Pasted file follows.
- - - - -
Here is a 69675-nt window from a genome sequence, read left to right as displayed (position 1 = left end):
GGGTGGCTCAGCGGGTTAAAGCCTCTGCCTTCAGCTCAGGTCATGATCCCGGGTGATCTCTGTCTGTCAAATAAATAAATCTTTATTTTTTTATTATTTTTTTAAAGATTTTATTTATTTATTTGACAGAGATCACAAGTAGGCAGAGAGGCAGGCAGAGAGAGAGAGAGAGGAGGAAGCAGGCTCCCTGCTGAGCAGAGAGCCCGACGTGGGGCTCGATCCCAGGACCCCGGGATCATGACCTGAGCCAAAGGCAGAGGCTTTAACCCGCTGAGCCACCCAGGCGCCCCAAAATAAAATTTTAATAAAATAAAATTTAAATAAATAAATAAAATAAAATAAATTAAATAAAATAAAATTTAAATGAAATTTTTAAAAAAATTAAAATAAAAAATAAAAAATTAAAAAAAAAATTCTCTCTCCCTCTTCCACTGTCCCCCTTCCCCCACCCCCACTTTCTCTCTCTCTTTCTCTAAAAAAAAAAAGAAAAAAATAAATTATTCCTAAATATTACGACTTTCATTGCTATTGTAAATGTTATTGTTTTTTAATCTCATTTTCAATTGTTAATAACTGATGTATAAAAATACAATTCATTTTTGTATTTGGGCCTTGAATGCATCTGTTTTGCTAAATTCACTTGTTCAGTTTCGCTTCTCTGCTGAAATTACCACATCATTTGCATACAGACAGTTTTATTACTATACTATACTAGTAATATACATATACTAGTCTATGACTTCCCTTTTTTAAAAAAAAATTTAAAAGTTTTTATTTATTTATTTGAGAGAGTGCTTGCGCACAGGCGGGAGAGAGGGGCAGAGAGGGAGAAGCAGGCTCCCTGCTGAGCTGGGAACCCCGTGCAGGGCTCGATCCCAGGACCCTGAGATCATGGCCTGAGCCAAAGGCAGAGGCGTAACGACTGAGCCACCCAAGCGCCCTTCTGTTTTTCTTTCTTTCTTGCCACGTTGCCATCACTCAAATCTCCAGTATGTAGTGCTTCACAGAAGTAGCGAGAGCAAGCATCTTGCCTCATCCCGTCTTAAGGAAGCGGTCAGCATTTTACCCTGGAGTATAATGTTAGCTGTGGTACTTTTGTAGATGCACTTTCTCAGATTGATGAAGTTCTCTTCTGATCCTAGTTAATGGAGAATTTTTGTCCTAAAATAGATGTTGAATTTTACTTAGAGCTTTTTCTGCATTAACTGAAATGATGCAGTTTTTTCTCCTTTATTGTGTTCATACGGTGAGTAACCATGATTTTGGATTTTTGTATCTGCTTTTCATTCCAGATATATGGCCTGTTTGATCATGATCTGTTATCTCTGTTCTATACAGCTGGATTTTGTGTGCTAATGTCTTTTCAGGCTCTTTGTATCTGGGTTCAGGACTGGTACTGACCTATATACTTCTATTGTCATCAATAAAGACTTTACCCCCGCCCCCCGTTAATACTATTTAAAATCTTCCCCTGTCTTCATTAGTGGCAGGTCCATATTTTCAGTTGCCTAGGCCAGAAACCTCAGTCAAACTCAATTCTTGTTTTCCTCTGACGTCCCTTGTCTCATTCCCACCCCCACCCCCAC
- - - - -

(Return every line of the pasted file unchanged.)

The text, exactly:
Here is a 69675-nt window from a genome sequence, read left to right as displayed (position 1 = left end):
GGGTGGCTCAGCGGGTTAAAGCCTCTGCCTTCAGCTCAGGTCATGATCCCGGGTGATCTCTGTCTGTCAAATAAATAAATCTTTATTTTTTTATTATTTTTTTAAAGATTTTATTTATTTATTTGACAGAGATCACAAGTAGGCAGAGAGGCAGGCAGAGAGAGAGAGAGAGGAGGAAGCAGGCTCCCTGCTGAGCAGAGAGCCCGACGTGGGGCTCGATCCCAGGACCCCGGGATCATGACCTGAGCCAAAGGCAGAGGCTTTAACCCGCTGAGCCACCCAGGCGCCCCAAAATAAAATTTTAATAAAATAAAATTTAAATAAATAAATAAAATAAAATAAATTAAATAAAATAAAATTTAAATGAAATTTTTAAAAAAATTAAAATAAAAAATAAAAAATTAAAAAAAAAATTCTCTCTCCCTCTTCCACTGTCCCCCTTCCCCCACCCCCACTTTCTCTCTCTCTTTCTCTAAAAAAAAAAAGAAAAAAATAAATTATTCCTAAATATTACGACTTTCATTGCTATTGTAAATGTTATTGTTTTTTAATCTCATTTTCAATTGTTAATAACTGATGTATAAAAATACAATTCATTTTTGTATTTGGGCCTTGAATGCATCTGTTTTGCTAAATTCACTTGTTCAGTTTCGCTTCTCTGCTGAAATTACCACATCATTTGCATACAGACAGTTTTATTACTATACTATACTAGTAATATACATATACTAGTCTATGACTTCCCTTTTTTAAAAAAAAATTTAAAAGTTTTTATTTATTTATTTGAGAGAGTGCTTGCGCACAGGCGGGAGAGAGGGGCAGAGAGGGAGAAGCAGGCTCCCTGCTGAGCTGGGAACCCCGTGCAGGGCTCGATCCCAGGACCCTGAGATCATGGCCTGAGCCAAAGGCAGAGGCGTAACGACTGAGCCACCCAAGCGCCCTTCTGTTTTTCTTTCTTTCTTGCCACGTTGCCATCACTCAAATCTCCAGTATGTAGTGCTTCACAGAAGTAGCGAGAGCAAGCATCTTGCCTCATCCCGTCTTAAGGAAGCGGTCAGCATTTTACCCTGGAGTATAATGTTAGCTGTGGTACTTTTGTAGATGCACTTTCTCAGATTGATGAAGTTCTCTTCTGATCCTAGTTAATGGAGAATTTTTGTCCTAAAATAGATGTTGAATTTTACTTAGAGCTTTTTCTGCATTAACTGAAATGATGCAGTTTTTTCTCCTTTATTGTGTTCATACGGTGAGTAACCATGATTTTGGATTTTTGTATCTGCTTTTCATTCCAGATATATGGCCTGTTTGATCATGATCTGTTATCTCTGTTCTATACAGCTGGATTTTGTGTGCTAATGTCTTTTCAGGCTCTTTGTATCTGGGTTCAGGACTGGTACTGACCTATATACTTCTATTGTCATCAATAAAGACTTTACCCCCGCCCCCCGTTAATACTATTTAAAATCTTCCCCTGTCTTCATTAGTGGCAGGTCCATATTTTCAGTTGCCTAGGCCAGAAACCTCAGTCAAACTCAATTCTTGTTTTCCTCTGACGTCCCTTGTCTCATTCCCACCCCCACCCCCAC